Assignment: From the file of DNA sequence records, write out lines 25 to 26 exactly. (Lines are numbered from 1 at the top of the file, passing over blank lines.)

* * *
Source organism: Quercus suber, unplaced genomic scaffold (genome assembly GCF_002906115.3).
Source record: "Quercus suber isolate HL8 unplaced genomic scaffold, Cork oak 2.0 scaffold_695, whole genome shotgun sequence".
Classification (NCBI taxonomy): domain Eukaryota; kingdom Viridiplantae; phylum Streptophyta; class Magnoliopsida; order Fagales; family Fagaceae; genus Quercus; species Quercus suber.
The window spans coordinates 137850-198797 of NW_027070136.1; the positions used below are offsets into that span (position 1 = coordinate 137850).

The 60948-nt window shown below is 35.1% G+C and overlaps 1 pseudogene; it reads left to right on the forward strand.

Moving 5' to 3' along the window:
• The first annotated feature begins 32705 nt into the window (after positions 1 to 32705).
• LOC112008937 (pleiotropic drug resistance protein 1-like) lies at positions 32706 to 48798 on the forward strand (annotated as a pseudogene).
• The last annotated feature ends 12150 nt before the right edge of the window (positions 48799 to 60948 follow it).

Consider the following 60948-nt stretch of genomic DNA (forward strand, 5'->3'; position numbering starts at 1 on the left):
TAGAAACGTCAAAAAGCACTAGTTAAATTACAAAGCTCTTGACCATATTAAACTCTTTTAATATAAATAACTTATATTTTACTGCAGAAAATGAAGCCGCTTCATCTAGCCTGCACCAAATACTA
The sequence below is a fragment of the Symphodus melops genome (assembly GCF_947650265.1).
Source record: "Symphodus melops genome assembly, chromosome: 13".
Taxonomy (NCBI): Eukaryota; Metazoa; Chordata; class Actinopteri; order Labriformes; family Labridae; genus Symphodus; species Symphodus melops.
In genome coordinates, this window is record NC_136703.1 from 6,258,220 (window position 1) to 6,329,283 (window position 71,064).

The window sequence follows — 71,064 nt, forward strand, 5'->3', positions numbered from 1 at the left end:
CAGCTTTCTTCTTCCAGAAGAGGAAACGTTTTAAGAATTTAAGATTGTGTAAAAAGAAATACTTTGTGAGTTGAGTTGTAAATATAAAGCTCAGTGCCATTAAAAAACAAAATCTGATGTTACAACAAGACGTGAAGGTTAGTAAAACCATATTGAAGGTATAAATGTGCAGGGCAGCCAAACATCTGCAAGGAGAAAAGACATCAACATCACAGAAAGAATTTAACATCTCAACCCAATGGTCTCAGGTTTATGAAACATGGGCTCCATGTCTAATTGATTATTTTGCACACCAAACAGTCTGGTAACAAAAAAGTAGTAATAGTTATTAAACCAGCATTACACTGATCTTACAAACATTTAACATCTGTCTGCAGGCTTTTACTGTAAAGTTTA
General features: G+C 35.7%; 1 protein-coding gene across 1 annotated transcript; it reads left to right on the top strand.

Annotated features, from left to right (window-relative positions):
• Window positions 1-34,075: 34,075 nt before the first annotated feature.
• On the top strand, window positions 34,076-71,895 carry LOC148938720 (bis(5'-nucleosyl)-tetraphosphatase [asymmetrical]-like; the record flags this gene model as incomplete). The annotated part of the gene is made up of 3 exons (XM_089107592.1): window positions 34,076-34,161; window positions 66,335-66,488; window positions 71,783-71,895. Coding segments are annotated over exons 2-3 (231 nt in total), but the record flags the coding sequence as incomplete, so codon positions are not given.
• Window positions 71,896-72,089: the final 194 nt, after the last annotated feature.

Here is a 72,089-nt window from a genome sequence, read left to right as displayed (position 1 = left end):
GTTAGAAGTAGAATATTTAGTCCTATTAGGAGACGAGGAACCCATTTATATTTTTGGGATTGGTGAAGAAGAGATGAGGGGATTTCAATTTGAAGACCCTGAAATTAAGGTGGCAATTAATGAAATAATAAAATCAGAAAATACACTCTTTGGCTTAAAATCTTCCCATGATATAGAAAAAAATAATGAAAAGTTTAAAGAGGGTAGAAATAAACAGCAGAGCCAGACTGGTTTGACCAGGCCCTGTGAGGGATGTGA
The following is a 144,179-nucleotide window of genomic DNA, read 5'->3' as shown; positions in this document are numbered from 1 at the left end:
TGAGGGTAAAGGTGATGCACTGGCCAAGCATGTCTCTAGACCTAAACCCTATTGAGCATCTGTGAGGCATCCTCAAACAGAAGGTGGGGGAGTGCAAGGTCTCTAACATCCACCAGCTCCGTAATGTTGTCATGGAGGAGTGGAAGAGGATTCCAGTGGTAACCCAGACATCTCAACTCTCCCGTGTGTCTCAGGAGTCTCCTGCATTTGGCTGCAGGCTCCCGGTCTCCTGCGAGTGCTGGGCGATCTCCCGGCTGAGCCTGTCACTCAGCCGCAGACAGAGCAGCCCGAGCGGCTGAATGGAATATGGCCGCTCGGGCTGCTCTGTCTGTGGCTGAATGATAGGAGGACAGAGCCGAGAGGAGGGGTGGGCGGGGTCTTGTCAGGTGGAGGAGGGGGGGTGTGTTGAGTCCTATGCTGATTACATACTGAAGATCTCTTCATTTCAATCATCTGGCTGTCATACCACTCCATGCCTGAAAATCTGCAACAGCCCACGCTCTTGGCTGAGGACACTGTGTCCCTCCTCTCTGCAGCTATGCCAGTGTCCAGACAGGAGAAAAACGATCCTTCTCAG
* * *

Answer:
The following is a 144,179-nucleotide window of genomic DNA, read 5'->3' as shown; positions in this document are numbered from 1 at the left end:
TGAGGGTAAAGGTGATGCACTGGCCAAGCATGTCTCTAGACCTAAACCCTATTGAGCATCTGTGAGGCATCCTCAAACAGAAGGTGGGGGAGTGCAAGGTCTCTAACATCCACCAGCTCCGTAATGTTGTCATGGAGGAGTGGAAGAGGATTCCAGTGGTAACCCAGACATCTCAACTCTCCCGTGTGTCTCAGGAGTCTCCTGCATTTGGCTGCAGGCTCCCGGTCTCCTGCGAGTGCTGGGCGATCTCCCGGCTGAGCCTGTCACTCAGCCGCAGACAGAGCAGCCCGAGCGGCTGAATGGAATATGGCCGCTCGGGCTGCTCTGTCTGTGGCTGAATGATAGGAGGACAGAGCCGAGAGGAGGGGTGGGCGGGGTCTTGTCAGGTGGAGGAGGGGGGGTGTGTTGAGTCCTATGCTGATTACATACTGAAGATCTCTTCATTTCAATCATCTGGCTGTCATACCACTCCATGCCTGAAAATCTGCAACAGCCCACGCTCTTGGCTGAGGACACTGTGTCCCTCCTCTCTGCAGCTATGCCAGTGTCCAGACAGGAGAAAAACGATCCTTCTCAG